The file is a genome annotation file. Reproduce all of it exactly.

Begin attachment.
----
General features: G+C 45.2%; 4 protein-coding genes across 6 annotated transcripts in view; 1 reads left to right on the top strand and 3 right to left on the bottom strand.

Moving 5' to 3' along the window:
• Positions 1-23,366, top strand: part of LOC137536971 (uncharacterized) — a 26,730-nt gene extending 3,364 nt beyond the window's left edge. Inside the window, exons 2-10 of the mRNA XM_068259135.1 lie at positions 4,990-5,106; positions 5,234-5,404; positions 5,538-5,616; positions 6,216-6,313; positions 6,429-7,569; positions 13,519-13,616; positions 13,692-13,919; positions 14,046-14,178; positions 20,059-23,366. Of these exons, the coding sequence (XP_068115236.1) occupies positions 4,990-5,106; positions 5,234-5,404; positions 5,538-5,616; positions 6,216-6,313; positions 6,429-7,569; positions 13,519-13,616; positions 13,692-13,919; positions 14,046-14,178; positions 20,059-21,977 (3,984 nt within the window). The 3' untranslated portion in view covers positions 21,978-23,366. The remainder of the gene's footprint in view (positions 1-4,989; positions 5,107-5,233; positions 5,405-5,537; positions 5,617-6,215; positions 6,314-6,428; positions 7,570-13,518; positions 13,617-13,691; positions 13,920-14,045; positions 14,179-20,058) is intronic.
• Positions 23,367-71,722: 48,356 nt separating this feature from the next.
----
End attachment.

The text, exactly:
General features: G+C 45.2%; 4 protein-coding genes across 6 annotated transcripts in view; 1 reads left to right on the top strand and 3 right to left on the bottom strand.

Moving 5' to 3' along the window:
• Positions 1-23,366, top strand: part of LOC137536971 (uncharacterized) — a 26,730-nt gene extending 3,364 nt beyond the window's left edge. Inside the window, exons 2-10 of the mRNA XM_068259135.1 lie at positions 4,990-5,106; positions 5,234-5,404; positions 5,538-5,616; positions 6,216-6,313; positions 6,429-7,569; positions 13,519-13,616; positions 13,692-13,919; positions 14,046-14,178; positions 20,059-23,366. Of these exons, the coding sequence (XP_068115236.1) occupies positions 4,990-5,106; positions 5,234-5,404; positions 5,538-5,616; positions 6,216-6,313; positions 6,429-7,569; positions 13,519-13,616; positions 13,692-13,919; positions 14,046-14,178; positions 20,059-21,977 (3,984 nt within the window). The 3' untranslated portion in view covers positions 21,978-23,366. The remainder of the gene's footprint in view (positions 1-4,989; positions 5,107-5,233; positions 5,405-5,537; positions 5,617-6,215; positions 6,314-6,428; positions 7,570-13,518; positions 13,617-13,691; positions 13,920-14,045; positions 14,179-20,058) is intronic.
• Positions 23,367-71,722: 48,356 nt separating this feature from the next.